Showing posts from April, 2010

Motley Crew

h, not that Crüe. I mean a motley crew of blog topics.

First off, I've nearly finished reading L'élégance du Hérisson, which has a number of articulate thoughts on the nature of art, the role of literature and what grammar is really for. During French class, the younger protagonist's teacher tells her that the purpose of grammar is to speak and write well.

"Alors là, j'ai cru avoir une crise cardiaque. Je n'ai jamais rien entendu d'aussi inepte. Et par là, je ne veux pas dire que c'est faux, je veux dire que c'est vraiment inepte. Dire à des adolescents qui savent déjà parler et écrire que la grammaire, ça sert à ça, c'est comme dire à quelque'un qu'il faut qu'il lise une histoire des W.-C. à travers les siècles pour bien savoir faire pipi et caca... Moi, je crois que la grammaire, c'est une voie d'accès à la beauté. Quand on parle, quand on lit ou quand on écrit, on sent bien si on a fait une belle phrase ou si on est en tra…

Favourite Children's Books - Vince Ditrich's Picks

hildren's books these days are divided into so many genres and categories that it almost seems funny to recommend, for instance, The Lord of the Rings, to a youngster. Yet I was 10 when I first read that and The Hobbit. Given the title of this blog, for one, it's arguably the book that touched me as a child, and I've reread it every year since then. But there are so many other authors that I'd also list as my favourites, which I won't repeat here; we've had discussions on this topic before on the Compuserve Books and Writers Forum, last year and the year before, as well as a discussion on what we learned from kids' books.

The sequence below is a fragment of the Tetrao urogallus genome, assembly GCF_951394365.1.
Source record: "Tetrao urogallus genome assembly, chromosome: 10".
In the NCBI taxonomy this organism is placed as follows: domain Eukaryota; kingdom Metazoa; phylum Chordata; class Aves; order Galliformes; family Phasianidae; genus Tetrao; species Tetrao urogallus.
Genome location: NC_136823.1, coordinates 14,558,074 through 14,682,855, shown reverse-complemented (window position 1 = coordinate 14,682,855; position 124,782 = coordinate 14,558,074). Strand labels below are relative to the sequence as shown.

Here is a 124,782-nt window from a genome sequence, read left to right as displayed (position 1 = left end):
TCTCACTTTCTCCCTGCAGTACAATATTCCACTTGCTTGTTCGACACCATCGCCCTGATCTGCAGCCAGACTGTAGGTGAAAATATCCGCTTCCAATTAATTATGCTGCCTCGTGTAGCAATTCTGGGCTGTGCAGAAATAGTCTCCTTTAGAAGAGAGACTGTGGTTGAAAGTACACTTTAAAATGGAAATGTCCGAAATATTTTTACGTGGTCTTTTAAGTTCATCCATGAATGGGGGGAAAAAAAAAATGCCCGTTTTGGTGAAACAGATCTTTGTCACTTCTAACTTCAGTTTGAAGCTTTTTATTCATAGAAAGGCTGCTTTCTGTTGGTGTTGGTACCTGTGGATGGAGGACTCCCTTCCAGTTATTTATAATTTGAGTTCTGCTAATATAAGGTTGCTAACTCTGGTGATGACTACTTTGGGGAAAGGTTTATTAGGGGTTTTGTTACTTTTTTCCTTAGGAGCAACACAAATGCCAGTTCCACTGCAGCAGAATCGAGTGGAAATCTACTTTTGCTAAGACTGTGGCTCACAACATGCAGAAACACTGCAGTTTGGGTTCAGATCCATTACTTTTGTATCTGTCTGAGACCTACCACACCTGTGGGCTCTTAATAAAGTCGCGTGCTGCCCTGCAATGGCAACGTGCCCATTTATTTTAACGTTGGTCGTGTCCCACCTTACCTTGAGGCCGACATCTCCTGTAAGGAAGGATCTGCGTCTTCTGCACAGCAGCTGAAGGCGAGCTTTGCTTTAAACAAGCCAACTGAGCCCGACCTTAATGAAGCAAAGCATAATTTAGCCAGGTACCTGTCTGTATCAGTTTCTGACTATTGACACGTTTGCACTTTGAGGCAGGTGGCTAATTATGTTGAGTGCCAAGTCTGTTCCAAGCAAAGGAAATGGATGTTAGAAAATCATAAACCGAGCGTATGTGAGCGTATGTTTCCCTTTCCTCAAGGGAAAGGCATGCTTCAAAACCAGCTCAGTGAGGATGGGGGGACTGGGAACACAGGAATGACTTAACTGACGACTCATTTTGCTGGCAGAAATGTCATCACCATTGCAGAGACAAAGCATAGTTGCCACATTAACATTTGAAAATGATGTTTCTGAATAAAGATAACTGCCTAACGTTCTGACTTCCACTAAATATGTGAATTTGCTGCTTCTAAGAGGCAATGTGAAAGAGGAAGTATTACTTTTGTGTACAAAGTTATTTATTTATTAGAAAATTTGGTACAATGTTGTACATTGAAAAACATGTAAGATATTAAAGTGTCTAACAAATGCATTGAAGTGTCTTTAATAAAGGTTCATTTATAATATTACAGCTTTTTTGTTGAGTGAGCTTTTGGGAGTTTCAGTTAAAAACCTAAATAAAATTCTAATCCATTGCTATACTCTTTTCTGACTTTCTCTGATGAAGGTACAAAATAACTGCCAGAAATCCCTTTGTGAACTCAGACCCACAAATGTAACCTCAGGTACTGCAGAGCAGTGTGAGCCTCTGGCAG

Which book touched you that you still remember? Was it a series, a specific genre, or a single story?

Many of the authors that have made a difference to me are Canadian, and sometimes I wonder if I would have discovered them at all if I'd grown up elsewhere. A number of authors and readers responded to the Compuserve thread, including …

Canadian Musicians and What They Read

appy St George's Day and Happy Children's Day! I hope the link works; it's to the Turkish Wikipedia page.

In honour of Children's Day, celebrated by me in Canada, I'll be featuring some great Canadian musicians and their favourite children's books.

First up, Spirit of the West, whom you might know through their rousing Home For A Rest, or the song that first got me, If Venice Is Sinking, or even through the last Winter Olympics - three members of the band, along with folk musician Matthew Harder and Ashley MacIsaac, recorded a charity single called Dreams (available here), to benefit the first Ghanaian athlete ever to participate in the Winter Olympics, skier Kwame Nkrumah-Acheampong.

Stay tuned!

Mark Twain

amuel Langhorne Clemens died 100 years ago tomorrow. For some inexplicable reason, the one story of his that comes to my mind the most often is A Literary Nightmare, 1876 (taken from Acephalous):

Will the reader please to cast his eye over the following lines, and see if he can discover anything harmful in them?

Conductor, when you receive a fare,
Punch in the presence of the passenjare!
A blue trip slip for an eight-cent fare,
A buff trip slip for a six-cent fare,
A pink trip slip for a three-cent fare,
Punch in the presence of the passenjare!


Punch, brothers! punch with care!
Punch in the presence of the passenjare!

I came across these jingling rhymes in a newspaper, a little while ago, and read them a couple of times. They took instant and entire possession of me. All through breakfast they went waltzing through my brain; and when, at last, I rolled up my napkin, I could not tell whether I had eaten anything or not. I had carefully laid out my day's work the day befor…

SMART Writing

ow many times do I, or other writers, blog about our plans and our goals and our word counts? We get excited by 1,000 words here, a contest there... Well, now Claire, at All The World's Our Page, has challenged herself and us:

"The most important question of all when it comes to writing is, why do you want to do this?